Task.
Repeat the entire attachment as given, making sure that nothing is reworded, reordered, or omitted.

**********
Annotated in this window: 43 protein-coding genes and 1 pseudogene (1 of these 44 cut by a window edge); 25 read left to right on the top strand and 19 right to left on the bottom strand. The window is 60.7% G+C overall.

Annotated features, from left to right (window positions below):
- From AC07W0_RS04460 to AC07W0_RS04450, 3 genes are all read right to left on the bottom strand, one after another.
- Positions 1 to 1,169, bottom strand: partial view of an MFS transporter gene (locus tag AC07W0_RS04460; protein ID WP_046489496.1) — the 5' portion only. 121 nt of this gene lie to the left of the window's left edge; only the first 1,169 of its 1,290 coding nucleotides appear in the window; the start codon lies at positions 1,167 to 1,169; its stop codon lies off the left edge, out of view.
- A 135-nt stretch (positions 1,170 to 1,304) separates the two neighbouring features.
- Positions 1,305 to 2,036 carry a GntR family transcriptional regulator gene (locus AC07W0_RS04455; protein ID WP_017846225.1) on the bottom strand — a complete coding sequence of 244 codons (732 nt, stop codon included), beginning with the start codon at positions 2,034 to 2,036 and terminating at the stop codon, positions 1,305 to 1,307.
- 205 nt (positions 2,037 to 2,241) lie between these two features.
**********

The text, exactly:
Annotated in this window: 43 protein-coding genes and 1 pseudogene (1 of these 44 cut by a window edge); 25 read left to right on the top strand and 19 right to left on the bottom strand. The window is 60.7% G+C overall.

Annotated features, from left to right (window positions below):
- From AC07W0_RS04460 to AC07W0_RS04450, 3 genes are all read right to left on the bottom strand, one after another.
- Positions 1 to 1,169, bottom strand: partial view of an MFS transporter gene (locus tag AC07W0_RS04460; protein ID WP_046489496.1) — the 5' portion only. 121 nt of this gene lie to the left of the window's left edge; only the first 1,169 of its 1,290 coding nucleotides appear in the window; the start codon lies at positions 1,167 to 1,169; its stop codon lies off the left edge, out of view.
- A 135-nt stretch (positions 1,170 to 1,304) separates the two neighbouring features.
- Positions 1,305 to 2,036 carry a GntR family transcriptional regulator gene (locus AC07W0_RS04455; protein ID WP_017846225.1) on the bottom strand — a complete coding sequence of 244 codons (732 nt, stop codon included), beginning with the start codon at positions 2,034 to 2,036 and terminating at the stop codon, positions 1,305 to 1,307.
- 205 nt (positions 2,037 to 2,241) lie between these two features.